Freedom of Information Act

The
arrival of the Freedom of Information Act (FOIA) at the start of this
year was heralded by many as a force for potentially great change in
the accessibility of information held by the numerous and varied public
bodies that are subject to it. Lord Falconer, the Lord Chancellor,
spoke of a change in the relationship between the citizen and the
state, between politician and journalist and, even, better government.
Admirable ideals, but recent developments suggest that not every public
body shares the Lord Chancellor\’s enthusiasm for openness.

One
example provides ammunition for the cynics. It reveals the opportunity
for procrastination that the FOIA provides by allowing public bodies to
extend the 20-day period for a response that they must initially stick
to. As things stand, if a public body can argue that there is a \”public
interest\” element involved in considering whether to release
information, then it can give itself a further 20 days to mull over the
pros and cons of releasing the information.

Recently, the editor
of the Newark Advertiser has voiced his concerns that use of this extra
period of time is being employed simply as a delaying tactic. News, of
course, is a perishable commodity – if over a month passes between a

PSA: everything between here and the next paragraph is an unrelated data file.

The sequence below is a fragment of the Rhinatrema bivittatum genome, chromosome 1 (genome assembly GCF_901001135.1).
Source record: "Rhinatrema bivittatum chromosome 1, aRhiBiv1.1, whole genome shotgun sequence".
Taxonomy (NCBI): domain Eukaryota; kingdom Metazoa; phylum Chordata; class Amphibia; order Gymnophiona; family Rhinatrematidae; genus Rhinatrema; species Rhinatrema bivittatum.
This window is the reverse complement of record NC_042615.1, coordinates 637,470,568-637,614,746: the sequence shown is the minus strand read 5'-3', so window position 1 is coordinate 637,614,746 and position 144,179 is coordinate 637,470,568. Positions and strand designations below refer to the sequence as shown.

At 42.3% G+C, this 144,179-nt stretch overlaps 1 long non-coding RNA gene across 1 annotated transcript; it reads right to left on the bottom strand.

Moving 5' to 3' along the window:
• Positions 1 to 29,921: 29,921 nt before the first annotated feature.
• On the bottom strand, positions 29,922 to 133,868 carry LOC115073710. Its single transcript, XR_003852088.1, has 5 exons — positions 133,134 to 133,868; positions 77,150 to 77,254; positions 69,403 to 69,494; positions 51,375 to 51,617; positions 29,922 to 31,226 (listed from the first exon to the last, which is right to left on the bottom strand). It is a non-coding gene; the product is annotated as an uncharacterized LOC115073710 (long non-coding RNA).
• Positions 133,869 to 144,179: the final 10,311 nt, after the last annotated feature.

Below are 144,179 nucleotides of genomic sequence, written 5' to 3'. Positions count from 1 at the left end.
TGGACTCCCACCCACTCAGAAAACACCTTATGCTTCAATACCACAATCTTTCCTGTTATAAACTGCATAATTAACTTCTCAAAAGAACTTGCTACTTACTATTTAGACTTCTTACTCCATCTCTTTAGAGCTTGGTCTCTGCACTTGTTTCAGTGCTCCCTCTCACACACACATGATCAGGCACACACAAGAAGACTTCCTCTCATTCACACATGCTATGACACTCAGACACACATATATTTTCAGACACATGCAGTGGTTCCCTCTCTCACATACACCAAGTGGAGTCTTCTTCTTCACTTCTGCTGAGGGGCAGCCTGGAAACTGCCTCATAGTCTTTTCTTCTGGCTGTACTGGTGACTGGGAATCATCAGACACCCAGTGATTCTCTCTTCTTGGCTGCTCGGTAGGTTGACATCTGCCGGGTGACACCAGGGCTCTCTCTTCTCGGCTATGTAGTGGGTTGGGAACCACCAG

request for information and this information being provided, it may
have passed well beyond its \”use by\” date.

What can be done?
Careful crafting of any request made under the FOIA is a valuable tool.
Although it will by no means remove the opportunity for a recalcitrant
public body to drag its feet, it can increase the likelihood of a
request being dealt with more quickly.

For example, instead of
requesting information extending perhaps years into the past and
covering a wide variety of issues, a more tailored request limited, if
possible, to a specific time period or issue is likely to yield a more
positive response.

Similarly, care should be taken to avoid
providing an opportunity for a public body to deploy an argument that a
person\’s privacy may be breached by disclosure of information which is
the subject of a request – this can be done, for example, requesting
figures relevant to a particular issue rather than relevant to an
individual.

However, whoever is looking to get information from a
public body needs to be persistent. There is a mechanism for appealing
decisions made by public bodies that are felt to be mistaken. Richard
Thomas, the information commissioner, is tasked with the job of
determining any appeal made to him by someone who is not satisfied with
a decision not to release requested information. Far from a simple
task, and unfortunately a time-consuming one, but one which relies on
those trying to use the FOIA to their advantage, making full use of its
provisions.

Ultimately, the chance to make real the ideals put
forward by the Lord Chancellor rests as much with them as it does the
public bodies caught in the FOIA\’s wide net.

Phil Gorski is assistant solicitor at Wiggin LLP

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